Our "Wizard of Oz" Fetish

In our culture, there are few virtues more celebrated than the ability to be "real," "authentic," and "true to yourself." 

"Be a better you!" has become our mantra.  You would almost think it is something Jesus taught.

But I'm here to tell you that "being real" is overrated.  And being you-ier shouldn't be our aim.

Being real is just an excuse for most people.  It's an excuse for tawdry behavior, poor social graces, and otherwise a license to demonstrate boorish behaviors and mindsets.

Maybe I'm just being cynical.

But keep in mind that the world is full sociopaths who are just being true to themselves every single day, as they spin clever and complex webs of deception.  The world is full of confused individuals for whom being real means hacking off their sexual organs and replacing them with something a plastic surgeon designed.  The world is full of Donald J. Trumps who bulldoze others in front of celebratory crowds... all in the name of being real.

All these and a million others are chasing the idea of being real.  But I think if that's what's real, then maybe being real should require a specially designated license that is only loaned out on a temporary basis.

One might say I'm misconstruing things.

You might say that "Being true to yourself" is really about living a life of bold conviction, acting according to one's sincerely and deeply held beliefs and passions.  It's not about being crazy.  Rather, it's the decision to be your own man, where you walk according to the beat of your own drum, daring to be different, and utterly unique in a society of conformists and sellouts.

And while there is much noble-minded thought in what you might have just said, I still can't get around this preoccupation such a mindset has with the self.

It's a dangerous mindset, and requires a lot of responsibility.  It requires a level a responsibility that most of us probably can't handle. Heck, the devil himself ultimately couldn't handle it when he was previously an angel in heaven.  The devil was true to himself, and in the process of that he became self-intoxicated, and rebelled against God and took a third of heaven with him.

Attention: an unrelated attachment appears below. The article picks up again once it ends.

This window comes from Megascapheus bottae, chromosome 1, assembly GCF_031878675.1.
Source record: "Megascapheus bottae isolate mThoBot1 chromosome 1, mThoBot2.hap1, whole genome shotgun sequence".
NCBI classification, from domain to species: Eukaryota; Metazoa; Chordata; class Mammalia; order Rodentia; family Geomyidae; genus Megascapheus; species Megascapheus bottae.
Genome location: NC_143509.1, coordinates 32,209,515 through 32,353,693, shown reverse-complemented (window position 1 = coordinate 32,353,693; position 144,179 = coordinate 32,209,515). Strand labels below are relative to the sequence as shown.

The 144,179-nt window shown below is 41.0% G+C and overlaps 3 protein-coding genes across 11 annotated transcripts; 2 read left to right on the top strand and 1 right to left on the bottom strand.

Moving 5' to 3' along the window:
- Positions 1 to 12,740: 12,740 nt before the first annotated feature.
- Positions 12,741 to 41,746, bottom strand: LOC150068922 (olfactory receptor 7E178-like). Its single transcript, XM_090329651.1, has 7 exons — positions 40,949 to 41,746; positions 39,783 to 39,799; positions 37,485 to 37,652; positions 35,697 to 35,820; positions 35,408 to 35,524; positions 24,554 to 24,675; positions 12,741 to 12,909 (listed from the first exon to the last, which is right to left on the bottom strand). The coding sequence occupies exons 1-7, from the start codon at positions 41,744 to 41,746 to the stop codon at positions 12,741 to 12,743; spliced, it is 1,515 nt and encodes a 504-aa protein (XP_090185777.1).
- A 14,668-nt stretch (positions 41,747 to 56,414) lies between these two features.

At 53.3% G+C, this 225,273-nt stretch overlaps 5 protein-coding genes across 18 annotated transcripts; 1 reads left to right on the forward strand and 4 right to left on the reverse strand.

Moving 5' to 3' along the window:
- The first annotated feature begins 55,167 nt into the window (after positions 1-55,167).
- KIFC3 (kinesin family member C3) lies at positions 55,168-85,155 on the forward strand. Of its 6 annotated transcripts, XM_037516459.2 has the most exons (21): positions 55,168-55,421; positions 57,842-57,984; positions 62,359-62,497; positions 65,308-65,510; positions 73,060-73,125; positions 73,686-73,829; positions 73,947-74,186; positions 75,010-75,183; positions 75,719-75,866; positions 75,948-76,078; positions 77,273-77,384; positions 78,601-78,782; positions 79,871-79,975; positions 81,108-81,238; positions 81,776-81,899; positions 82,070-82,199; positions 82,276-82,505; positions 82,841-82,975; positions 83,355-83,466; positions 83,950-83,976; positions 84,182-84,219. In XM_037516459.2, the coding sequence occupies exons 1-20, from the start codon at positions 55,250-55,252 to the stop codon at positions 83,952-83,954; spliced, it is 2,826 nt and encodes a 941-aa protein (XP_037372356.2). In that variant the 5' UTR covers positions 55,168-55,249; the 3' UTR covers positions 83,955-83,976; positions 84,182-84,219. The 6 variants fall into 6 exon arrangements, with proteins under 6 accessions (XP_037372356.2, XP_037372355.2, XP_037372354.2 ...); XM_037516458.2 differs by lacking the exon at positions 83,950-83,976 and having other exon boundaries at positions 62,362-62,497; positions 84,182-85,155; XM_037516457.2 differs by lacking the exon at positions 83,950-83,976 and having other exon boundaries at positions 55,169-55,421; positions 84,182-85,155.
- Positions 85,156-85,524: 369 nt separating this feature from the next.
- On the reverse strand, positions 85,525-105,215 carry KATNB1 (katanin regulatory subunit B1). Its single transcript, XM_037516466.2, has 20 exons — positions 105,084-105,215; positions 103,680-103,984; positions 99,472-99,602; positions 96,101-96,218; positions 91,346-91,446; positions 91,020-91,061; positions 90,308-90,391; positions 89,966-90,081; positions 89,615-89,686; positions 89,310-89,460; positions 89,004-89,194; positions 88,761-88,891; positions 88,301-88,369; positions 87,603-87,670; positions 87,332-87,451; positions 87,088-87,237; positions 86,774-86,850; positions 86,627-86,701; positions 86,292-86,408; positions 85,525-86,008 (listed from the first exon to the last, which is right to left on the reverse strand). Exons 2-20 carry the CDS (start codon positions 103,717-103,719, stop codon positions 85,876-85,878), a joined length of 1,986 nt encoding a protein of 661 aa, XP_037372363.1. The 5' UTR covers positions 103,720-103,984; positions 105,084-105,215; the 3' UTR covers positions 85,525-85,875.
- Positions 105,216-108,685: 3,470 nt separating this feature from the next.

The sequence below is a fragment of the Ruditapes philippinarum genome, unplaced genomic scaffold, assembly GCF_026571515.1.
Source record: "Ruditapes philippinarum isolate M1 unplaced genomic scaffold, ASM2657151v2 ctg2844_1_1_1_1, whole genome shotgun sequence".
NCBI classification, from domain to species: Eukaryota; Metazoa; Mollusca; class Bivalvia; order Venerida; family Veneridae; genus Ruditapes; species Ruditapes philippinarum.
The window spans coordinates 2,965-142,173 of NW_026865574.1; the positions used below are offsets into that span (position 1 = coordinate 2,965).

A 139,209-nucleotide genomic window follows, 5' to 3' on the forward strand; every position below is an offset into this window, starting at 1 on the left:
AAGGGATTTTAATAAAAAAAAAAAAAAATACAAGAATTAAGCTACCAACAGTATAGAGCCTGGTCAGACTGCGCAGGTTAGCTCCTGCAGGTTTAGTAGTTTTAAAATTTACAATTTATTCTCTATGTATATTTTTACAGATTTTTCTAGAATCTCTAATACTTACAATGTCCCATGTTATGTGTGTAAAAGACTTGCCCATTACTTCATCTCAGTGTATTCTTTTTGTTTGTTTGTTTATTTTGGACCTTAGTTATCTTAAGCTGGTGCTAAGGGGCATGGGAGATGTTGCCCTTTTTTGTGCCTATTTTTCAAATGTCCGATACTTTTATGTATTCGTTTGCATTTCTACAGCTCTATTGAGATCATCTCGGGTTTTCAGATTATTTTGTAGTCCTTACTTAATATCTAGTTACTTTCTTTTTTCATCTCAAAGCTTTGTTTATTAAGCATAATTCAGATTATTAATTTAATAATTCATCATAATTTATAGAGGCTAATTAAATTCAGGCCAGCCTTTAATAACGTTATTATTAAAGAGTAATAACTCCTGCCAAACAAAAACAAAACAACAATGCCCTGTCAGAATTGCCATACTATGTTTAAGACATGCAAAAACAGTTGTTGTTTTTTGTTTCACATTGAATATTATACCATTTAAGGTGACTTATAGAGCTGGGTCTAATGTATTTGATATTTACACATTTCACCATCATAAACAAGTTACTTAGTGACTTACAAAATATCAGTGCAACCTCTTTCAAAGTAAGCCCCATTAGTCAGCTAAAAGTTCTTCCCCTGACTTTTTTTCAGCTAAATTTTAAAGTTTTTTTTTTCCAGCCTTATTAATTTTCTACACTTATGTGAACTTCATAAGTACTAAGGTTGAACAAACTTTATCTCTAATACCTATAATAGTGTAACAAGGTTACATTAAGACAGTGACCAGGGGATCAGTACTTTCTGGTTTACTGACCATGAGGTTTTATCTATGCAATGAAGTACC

Like the devil, I don't think we can handle being real.

Indeed, since the fall realness is not something we have craved.  We've all become like Adam, hanging out in the garden, covering our nakedness with leaves, hiding from God and each other.  We prefer to hang out in the shadows, and to live in rooms full of smoke and mirrors, even among our closest of friends and family.  We boast a lot about wanting to be real, but when the most real Person to every walk the face of the Earth showed up, we ran Him out of town and crucified Him on a cross.

At the end of the day, we don't want what is real. Otherwise we wouldn't have treated Jesus like we did.

Instead, we love our larger than life Wizard of Oz personas.  And if we ourselves cannot be the Great and Powerful Wizard of Oz, we will pounce upon every opportunity to live vicariously through those who take on that role, and make messiah's of men who were not the actual Messiah.

At the end of the day, I don't believe God ever created us to be real.  He created us to be image-bearers.  He created us to reflect the image of the One in whom we were ultimately created, and the only One who has had the capacity to be really real. It's only in becoming more and more like Jesus that any of us have any hope at being real and authentic.

And we do that, not by boldly asserting ourselves out there into this world.  Rather, we do it by daily picking up our cross, denying ourselves, and following Him.

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